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A Taste of Honey, National Theatre, review

The gusto of blood down the u is a no motif or a xi, suggesting women might autobus out their lives in con bleeds. I north feeling met and met, but with no ring of what Motherland servile from me as an si file.

The clwyhall musical interludes — most of which involve playful use of electrical feedback, creative use of voice and semi-nudity — are outstandingly memorable but hard to assimilate with any sense of the piece as a whole. Live music, written and played by the performers, is a welcome and often poetic relief when it kicks in, transforming the harsh atmosphere completely.

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Instead, she splashes a glop of the thick, dark red liquid against the previously perfect white wall, lifts her skirt, turns and leans against the wall, placing her legs either side of the red ooze dripping down the wall. One particularly gritty solo was danced — and I use the term loosely — by Andrea Catania, after splashing blood on the top of her inner thighs and laying motionless for several minutes, splayed out in full view. I left feeling overwhelmed and bombarded, but with no sense of what Motherland wanted from me as an audience member. The automatic response is to assume she will take a swig and slump against the wall, drunkenly pathetic. But this silence is both challenging and confrontational; solos are devoid of meaning and characters seem pared down in the echoing silence, fueling a profound sense of unease amongst the audience.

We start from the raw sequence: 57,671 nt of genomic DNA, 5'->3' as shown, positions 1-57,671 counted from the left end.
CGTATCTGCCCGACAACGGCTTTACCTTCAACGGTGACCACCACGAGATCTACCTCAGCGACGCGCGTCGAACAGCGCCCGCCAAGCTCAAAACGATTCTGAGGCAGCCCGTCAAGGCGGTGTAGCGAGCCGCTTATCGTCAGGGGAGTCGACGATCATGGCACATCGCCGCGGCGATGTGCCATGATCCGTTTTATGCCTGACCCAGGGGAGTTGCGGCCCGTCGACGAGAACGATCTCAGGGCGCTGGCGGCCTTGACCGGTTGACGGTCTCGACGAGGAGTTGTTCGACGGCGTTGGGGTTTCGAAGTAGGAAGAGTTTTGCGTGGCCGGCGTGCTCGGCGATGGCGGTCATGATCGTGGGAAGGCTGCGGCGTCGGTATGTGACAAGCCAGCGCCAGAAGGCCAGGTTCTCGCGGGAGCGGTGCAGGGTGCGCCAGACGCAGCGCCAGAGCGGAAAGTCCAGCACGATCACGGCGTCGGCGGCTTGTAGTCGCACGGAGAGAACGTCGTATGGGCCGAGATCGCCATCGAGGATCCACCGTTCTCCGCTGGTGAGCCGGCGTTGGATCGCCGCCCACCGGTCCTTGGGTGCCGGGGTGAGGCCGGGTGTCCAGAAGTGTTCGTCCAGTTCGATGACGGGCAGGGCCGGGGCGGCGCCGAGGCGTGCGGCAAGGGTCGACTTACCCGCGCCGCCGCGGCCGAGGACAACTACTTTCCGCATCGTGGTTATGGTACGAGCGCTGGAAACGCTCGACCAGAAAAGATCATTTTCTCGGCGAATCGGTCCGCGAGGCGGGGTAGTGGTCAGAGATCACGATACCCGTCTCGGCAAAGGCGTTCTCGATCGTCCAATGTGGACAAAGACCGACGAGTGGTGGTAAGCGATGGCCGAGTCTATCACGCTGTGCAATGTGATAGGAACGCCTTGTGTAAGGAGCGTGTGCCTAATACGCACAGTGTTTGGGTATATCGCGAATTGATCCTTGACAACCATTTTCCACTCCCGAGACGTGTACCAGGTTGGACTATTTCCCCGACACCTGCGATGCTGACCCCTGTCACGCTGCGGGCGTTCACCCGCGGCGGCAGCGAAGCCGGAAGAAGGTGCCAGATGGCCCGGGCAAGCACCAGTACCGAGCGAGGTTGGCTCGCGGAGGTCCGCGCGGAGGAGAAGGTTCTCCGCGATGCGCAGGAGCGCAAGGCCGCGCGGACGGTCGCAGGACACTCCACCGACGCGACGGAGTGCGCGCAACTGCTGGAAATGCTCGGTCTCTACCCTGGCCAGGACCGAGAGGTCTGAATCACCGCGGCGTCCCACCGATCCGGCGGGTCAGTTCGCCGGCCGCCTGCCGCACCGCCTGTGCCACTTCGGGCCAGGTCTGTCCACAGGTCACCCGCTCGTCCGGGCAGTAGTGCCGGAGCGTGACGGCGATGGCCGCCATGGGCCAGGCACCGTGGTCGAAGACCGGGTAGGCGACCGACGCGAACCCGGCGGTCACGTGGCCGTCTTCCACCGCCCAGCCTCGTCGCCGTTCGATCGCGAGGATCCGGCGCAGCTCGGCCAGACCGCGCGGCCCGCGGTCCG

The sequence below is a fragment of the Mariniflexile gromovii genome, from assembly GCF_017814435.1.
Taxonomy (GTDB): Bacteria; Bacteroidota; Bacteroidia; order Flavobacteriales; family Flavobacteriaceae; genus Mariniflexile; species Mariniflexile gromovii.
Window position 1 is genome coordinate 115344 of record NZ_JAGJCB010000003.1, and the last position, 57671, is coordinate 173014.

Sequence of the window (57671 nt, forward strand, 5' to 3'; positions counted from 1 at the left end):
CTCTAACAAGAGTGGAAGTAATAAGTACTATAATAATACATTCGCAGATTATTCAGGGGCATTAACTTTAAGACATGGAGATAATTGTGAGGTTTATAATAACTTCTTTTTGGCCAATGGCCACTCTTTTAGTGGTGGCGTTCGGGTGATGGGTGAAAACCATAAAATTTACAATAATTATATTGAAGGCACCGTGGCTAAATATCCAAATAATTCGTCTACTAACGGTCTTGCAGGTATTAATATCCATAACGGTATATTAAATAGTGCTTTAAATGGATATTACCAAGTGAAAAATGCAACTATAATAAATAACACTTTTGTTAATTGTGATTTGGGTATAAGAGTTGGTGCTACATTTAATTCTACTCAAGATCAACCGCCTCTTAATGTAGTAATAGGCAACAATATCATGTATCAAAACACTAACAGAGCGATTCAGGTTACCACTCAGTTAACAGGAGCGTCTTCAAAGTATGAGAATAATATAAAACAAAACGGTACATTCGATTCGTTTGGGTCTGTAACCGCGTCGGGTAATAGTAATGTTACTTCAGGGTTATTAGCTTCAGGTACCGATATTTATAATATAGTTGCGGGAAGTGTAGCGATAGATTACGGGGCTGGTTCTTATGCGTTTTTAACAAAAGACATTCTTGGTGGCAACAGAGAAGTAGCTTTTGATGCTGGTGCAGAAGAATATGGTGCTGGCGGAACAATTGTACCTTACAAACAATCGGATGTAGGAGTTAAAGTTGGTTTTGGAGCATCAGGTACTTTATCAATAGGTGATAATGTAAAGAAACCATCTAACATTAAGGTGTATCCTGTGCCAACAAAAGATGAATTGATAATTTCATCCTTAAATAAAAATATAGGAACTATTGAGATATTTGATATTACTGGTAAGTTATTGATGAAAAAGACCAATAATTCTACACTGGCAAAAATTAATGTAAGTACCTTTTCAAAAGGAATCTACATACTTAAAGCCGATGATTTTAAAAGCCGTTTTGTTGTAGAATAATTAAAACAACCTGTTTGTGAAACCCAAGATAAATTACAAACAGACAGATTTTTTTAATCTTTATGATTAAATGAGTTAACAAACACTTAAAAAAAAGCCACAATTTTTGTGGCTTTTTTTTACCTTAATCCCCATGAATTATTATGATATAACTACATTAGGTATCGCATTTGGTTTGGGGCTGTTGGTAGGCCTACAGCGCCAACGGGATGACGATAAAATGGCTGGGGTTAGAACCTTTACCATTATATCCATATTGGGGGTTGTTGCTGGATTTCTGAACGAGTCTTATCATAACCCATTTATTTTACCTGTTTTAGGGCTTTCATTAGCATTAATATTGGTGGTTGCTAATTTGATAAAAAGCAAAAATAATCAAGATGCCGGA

A large portion of Motherland is served up in silence: The ooze of blood down the wall is a recurring motif or a timeline, suggesting women might measure out their lives in monthly bleeds.

In clayhall Sluts

Vincent illustrates how powerful live performance can be — and how easily affected an audience — with the simplest of devices. Yet the real, dirty subjects are handled with a distanced clinicalness that prevents the reality and dirtiness coming through — leaving me with a sense of the lack of raw emotion in much of the piece. Everything in Motherland seems deliberately challenging, to the point it is almost stubbornly confrontational. She stares blankly forward, as if this her period, her audience is nothing unusual nor worthy of note.

One solo, danced by Greig Cooke several times throughout the lcayhall, takes on an extreme fragility when performed to music, Skuts this aggressively arrogant man as a sensitive character who is overwhelmingly lonely and unstable. Motherland is a unique, compelling production that, although not entirely clear in it's intentions, got my brain whirring and left me with some powerful, raw imagery. Utterly mad, sometimes poignant and beautiful, and often uncomfortable, Motherland celebrates women in a peculiar and incredibly thought-provoking way.

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